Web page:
State Update

U.S. Court of Appeals for the Ninth Circuit Rules California Illegally Halted Medicaid Coverage, Including Adult Dental Coverage, in 2009

(Medicare and Medicaid) Permanent link   All Posts

On July 5, the United States Court of Appeals for the Ninth Circuit struck down California’s 2009 Medicaid cuts, which were made to save the state money as it battled a budget crisis.

The state of California argued that coverage of adult dental, podiatry, optometry and chiropractic services for low-income people in rural and underserved areas is not mandatory, but optional, under the Medicaid Act. Specifically, according to the opinion, California read the Medicaid Act as permitting it to reimburse rural health clinics (RHCs) and federally-qualified health centers (FQHCs) for only those ’physicians’ services‘ performed by doctors of medicine and osteopathy. Further, California interpreted the Medicaid Act as stating physicians’ services provided by other types of physicians, including dentists, podiatrists, optometrists and chiropractors are not covered. The Centers for Medicare and Medicaid Services, the federal agency that works with states to administer Medicaid, agreed with the state, and permitted California’s cuts via the approval of its state plan amendment.

The question the Ninth Circuit was tasked with answering was whether Congress has defined unambiguously the scope of physicians’ services for which the RHCs and FQHCs must be reimbursed. The court held that Medicaid imposes an obligation on participating states to cover RHC and FQHC services, and that Medicaid imports the Medicare definition of those terms. Specifically, the court stated that the RHC and FQHC services that Medicaid requires states to cover are coequal to those services as they are defined in portions of the Medicare statute. In other words, whatever meaning the Medicare statute gives to those terms, they bear the same meaning in the Medicaid statute. The Medicare Act (see PDF, page 7) defines the term physician to include five categories of professionals: doctors of medicine and osteopathy, doctors of dental surgery or dental medicine, doctors of podiatry, doctors of optometry, and chiropractors. Thus, Medicare unambiguously defines the RHC and FGHC services to include services performed by dentists, podiatrists, optometrists and chiropractors, in addition to services provided by doctors of medicine and osteopathy.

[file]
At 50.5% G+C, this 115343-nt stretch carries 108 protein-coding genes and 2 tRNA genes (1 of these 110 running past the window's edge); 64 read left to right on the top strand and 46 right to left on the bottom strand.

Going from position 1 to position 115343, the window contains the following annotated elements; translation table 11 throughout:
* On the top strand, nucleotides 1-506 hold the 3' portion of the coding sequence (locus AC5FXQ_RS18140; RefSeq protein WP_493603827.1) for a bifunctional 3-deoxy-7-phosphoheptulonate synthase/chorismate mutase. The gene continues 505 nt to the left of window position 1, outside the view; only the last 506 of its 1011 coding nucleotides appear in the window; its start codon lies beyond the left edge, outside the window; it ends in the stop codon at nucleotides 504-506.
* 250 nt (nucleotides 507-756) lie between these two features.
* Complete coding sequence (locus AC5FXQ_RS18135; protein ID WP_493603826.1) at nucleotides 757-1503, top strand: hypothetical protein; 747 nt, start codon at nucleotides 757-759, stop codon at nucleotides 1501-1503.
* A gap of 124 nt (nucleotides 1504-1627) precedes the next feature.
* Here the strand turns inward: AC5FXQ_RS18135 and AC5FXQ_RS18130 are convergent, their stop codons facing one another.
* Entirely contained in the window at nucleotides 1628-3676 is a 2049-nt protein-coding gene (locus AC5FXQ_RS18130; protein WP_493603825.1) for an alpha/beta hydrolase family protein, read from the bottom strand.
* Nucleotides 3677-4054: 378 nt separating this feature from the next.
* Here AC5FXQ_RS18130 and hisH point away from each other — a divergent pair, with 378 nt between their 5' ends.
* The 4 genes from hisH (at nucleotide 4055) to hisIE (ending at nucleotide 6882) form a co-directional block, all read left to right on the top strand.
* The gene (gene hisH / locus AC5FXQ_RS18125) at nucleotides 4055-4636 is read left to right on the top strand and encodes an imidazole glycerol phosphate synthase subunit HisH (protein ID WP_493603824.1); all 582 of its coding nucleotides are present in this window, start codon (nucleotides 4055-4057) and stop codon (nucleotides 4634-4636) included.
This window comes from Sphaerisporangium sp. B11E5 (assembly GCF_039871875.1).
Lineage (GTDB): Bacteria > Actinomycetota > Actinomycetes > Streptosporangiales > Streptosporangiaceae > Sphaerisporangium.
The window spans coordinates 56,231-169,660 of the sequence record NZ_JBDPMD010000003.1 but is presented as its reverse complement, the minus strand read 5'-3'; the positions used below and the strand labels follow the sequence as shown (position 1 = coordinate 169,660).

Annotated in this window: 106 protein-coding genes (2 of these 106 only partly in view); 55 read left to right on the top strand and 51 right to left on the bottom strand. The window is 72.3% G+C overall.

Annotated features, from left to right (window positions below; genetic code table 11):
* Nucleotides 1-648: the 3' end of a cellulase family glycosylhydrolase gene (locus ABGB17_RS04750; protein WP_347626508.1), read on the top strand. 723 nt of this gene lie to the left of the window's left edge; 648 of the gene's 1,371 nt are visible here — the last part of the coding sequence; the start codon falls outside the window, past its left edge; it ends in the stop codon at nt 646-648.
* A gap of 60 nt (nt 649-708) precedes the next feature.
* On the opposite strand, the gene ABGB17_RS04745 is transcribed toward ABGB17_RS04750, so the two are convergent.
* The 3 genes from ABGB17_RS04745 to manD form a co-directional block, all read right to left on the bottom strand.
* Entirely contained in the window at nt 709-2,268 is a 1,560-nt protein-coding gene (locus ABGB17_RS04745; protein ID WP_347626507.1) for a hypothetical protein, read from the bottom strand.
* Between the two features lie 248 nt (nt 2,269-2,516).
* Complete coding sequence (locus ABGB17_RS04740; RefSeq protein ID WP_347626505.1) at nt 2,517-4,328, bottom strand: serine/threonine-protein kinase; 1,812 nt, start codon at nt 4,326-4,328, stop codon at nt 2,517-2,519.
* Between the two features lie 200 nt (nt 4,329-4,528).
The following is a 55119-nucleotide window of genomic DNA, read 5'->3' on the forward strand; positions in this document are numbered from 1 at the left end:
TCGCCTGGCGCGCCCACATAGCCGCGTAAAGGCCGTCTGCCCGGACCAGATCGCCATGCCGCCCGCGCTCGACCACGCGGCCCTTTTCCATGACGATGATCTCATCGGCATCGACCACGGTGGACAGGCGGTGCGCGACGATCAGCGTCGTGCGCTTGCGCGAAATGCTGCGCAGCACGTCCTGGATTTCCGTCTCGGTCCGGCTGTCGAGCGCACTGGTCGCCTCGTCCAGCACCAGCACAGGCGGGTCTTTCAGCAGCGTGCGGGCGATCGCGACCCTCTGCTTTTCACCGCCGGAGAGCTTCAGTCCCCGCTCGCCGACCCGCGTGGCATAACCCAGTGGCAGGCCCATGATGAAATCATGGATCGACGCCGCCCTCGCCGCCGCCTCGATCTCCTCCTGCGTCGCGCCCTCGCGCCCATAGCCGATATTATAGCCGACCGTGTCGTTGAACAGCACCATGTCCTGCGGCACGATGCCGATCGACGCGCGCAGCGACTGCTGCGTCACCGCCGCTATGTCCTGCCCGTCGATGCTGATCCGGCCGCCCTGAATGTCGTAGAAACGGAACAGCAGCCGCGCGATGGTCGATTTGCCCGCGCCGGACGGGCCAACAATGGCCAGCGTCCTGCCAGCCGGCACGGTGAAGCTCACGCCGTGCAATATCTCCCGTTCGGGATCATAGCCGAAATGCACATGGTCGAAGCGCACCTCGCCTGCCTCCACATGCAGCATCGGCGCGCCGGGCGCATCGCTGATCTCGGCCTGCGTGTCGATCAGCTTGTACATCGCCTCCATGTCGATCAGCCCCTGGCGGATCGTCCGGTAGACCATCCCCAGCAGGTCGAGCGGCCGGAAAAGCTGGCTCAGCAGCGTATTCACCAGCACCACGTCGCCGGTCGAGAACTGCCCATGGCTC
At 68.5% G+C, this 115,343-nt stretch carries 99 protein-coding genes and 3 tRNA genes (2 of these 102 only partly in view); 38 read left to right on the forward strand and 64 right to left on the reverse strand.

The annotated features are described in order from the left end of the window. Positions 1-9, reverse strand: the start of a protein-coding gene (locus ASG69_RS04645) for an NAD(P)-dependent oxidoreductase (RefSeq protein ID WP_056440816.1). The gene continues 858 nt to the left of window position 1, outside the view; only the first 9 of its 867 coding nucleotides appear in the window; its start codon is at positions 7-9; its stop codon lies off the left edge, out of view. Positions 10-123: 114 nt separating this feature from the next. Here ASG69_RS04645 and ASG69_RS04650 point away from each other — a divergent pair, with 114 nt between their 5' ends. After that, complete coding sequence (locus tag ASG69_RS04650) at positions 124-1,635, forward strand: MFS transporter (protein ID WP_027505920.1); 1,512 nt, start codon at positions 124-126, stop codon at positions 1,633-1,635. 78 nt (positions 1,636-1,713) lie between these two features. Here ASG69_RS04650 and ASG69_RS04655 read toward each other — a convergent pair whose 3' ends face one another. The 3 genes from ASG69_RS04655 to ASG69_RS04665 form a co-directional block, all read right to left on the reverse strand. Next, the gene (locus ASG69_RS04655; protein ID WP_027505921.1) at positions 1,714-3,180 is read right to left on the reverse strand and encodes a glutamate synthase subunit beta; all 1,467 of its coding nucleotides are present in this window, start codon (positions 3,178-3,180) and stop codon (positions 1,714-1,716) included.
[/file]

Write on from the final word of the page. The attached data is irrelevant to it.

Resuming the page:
The Ninth Circuit reversed and remanded the decision of the district court stating that California’s legislation, which eliminated coverage for certain health care services, was in conflict with the Medicaid Act and as a result, was invalid. The California Department of Health Care Services is currently considering whether to appeal the Ninth Circuit decision.